Vol. 4, No. 7
~ Page 12 ~
With thorns scratching bloody marks on Jesus' head, with lacerations on his naked back, with nails in his hands and feet, and with loud railing in his ears, he did not respond with ugly words (1 Peter 2:23). Instead he prayed, "Father, forgive them, for they do not know what they are doing" (Luke 23:34). What a response! That kind and caring reaction apparently changed some hearts on crucifixion day.
Two robbers, dying on each side of Jesus, did what the mob was doing: they "cast upon him the same reproach" (Matthew 27:44). However, as the time passed, one of the thieves no doubt noticed that Jesus, though he "was cursed, did not reply with a curse"; though "he suffered, he did not threaten" (1 Peter 2:23). The heart of that thief had been touched by Jesus, and he rebuked his fellow-robber:
"Do you not fear God, since you are under the same condemnation? We indeed justly, for we are receiving just payment for the things we have done; but this man has done nothing wrong" (Luke 23:40-41).
That penitent thief apparently had heard Jesus preach about his coming kingdom, but had paid no attention to the idea. Now, however, after his change of heart on the cross, he recalled what Jesus had preached, and he begged the Lord, "Jesus, remember me when you come into your kingdom" (Luke 23:42).
Jesus, knowing there was sincerity back of the thief's prayer, granted him forgiveness of his railing and of his thievery, and promised him, "Indeed, I assure you that you will be with me in Paradise today" (Luke 23:43).
Incidentally, and yet not incidentally, Jesus, during his personal ministry, had "authority on the earth to forgive sins" (Mark 2:10) on any conditions he pleased. Baptism was not required of a paralyzed man carried on a stretcher, or of a sinful woman who washed the Lord's feet with tears, or a tax collector who gave half of his income to the poor, or of the crucified thief (Mark 2:3; Luke 7:38; 19:8).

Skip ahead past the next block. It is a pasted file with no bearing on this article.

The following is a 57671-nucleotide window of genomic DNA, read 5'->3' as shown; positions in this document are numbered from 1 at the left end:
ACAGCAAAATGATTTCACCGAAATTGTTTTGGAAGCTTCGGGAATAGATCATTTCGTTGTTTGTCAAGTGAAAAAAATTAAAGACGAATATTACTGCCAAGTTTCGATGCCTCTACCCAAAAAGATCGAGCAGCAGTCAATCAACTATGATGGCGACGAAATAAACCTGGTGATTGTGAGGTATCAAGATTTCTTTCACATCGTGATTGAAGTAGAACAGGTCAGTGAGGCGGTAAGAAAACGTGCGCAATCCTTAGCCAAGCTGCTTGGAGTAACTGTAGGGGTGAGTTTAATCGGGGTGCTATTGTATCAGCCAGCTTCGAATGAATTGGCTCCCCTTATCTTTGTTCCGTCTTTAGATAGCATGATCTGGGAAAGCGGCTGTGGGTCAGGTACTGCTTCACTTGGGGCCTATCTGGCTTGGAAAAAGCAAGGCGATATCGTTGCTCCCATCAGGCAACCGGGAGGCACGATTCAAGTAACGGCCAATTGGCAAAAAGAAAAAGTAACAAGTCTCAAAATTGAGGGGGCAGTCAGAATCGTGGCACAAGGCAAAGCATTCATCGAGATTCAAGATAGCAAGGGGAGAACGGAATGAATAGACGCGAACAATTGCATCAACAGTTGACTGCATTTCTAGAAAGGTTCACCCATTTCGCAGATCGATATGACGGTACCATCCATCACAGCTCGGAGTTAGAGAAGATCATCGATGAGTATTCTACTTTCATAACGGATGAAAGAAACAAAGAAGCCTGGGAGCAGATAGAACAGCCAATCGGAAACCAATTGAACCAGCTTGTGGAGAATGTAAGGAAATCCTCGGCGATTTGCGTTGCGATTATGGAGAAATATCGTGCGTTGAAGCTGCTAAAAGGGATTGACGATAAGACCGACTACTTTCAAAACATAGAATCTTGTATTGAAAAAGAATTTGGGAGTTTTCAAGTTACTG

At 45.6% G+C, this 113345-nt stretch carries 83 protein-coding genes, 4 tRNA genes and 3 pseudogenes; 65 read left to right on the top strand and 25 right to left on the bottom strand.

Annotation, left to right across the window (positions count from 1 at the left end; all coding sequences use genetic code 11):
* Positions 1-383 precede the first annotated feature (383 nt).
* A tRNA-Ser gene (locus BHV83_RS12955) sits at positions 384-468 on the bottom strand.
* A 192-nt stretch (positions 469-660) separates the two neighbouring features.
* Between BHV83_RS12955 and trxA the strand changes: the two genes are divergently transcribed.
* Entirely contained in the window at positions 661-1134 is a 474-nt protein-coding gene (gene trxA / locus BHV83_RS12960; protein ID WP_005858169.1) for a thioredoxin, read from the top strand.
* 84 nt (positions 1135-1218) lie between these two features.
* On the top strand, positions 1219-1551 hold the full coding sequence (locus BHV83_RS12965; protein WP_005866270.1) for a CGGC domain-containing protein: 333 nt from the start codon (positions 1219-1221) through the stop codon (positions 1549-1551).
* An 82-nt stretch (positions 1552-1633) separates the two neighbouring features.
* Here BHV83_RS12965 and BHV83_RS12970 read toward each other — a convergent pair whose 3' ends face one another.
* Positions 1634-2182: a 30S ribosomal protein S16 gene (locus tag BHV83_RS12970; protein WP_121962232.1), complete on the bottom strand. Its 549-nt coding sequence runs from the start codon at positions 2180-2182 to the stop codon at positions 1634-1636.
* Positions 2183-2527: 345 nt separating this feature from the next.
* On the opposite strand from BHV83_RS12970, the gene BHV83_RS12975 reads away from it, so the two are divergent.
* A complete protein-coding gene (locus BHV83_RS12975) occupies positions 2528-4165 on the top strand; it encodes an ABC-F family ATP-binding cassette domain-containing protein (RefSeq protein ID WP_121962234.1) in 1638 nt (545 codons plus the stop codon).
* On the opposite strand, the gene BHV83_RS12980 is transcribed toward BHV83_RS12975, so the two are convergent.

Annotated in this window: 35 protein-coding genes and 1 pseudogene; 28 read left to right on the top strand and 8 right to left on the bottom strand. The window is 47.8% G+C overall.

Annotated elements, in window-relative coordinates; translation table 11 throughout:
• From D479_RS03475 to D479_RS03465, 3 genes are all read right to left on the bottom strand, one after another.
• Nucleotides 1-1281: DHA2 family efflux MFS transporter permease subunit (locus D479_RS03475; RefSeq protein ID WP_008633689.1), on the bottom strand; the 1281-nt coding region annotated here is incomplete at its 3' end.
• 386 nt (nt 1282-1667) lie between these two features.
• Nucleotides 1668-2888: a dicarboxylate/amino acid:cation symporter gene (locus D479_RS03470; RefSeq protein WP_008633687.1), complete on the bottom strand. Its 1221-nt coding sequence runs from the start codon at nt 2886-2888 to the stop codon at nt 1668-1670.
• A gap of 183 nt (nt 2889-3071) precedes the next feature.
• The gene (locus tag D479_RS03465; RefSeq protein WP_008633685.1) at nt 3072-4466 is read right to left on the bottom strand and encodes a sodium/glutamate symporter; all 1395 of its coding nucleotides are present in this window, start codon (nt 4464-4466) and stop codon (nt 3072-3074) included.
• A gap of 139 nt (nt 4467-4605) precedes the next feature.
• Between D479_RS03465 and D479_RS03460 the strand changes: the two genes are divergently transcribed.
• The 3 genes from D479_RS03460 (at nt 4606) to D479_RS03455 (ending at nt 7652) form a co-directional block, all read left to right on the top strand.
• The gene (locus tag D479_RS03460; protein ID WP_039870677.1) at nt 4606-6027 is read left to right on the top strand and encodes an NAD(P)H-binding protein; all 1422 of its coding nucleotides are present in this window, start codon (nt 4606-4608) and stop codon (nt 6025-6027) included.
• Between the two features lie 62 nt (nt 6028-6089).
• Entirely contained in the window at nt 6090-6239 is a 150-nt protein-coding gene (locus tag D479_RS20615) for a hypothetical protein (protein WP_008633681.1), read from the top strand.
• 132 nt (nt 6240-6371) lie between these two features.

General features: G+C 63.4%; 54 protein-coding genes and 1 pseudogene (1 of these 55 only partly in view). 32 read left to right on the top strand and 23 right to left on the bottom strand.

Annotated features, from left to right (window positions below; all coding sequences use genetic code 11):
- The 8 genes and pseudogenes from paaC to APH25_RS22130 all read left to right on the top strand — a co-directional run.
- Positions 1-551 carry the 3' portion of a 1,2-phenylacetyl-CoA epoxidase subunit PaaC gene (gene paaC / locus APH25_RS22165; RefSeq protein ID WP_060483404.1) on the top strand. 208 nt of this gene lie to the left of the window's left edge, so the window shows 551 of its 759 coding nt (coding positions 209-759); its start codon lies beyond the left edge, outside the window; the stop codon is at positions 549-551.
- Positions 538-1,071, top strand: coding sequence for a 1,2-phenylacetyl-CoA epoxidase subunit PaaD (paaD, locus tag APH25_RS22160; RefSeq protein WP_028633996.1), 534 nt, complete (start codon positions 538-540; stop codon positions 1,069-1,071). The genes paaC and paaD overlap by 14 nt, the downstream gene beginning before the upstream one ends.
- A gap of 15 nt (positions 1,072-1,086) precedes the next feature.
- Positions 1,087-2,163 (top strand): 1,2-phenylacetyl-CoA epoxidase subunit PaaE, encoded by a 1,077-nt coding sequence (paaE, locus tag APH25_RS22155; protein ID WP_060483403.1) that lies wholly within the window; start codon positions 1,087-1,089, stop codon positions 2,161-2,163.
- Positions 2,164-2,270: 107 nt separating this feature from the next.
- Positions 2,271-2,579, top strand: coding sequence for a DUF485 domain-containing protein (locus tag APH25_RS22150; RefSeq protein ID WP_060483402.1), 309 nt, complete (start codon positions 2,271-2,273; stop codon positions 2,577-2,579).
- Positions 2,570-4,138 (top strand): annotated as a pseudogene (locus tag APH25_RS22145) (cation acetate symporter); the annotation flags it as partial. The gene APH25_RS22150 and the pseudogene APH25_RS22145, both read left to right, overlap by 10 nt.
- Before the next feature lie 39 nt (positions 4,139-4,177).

But beginning from Jerusalem on the day of Pentecost (May 28, A.D. 30) salvation is promised only to those who are baptized (Acts 2:38-39). The worldwide commission of Jesus for all people to the end of the world does not omit baptism (Matthew 28:18-20; Mark 16:15-16; Luke 24:46-47).
Besides the thief, someone else was deeply affected on crucifixion day. The Roman centurion, assigned to the job of crucifying three men, probably knew nothing about any of the three. But as the day wore on, something about the man in the middle deeply impressed the captain. He heard Jesus pray, "Father, forgive them, for they do not know what they are doing," and he heard him pray, "Father, I entrust my spirit into your hands" (Luke 23:34, 46).
Those prayers, coupled with the earthquake and the noonday darkness, made the centurion realize that the man in the middle was not ordinary. The man in the middle caused the captain to praise God, saying, "Certainly this man was righteous" (Luke 23:47). Also, as he "stood opposite" Jesus, and "saw how he died," the officer exclaimed, "Truly, this man was a son of God" (Mark 15:39). It is too much to say that the centurion confessed Jesus as "the Son of God" (inserting "the" and capitalizing "Son"), but the Roman captain had learned during the crucifixion that "this man" had a connection with deity, and he confessed it.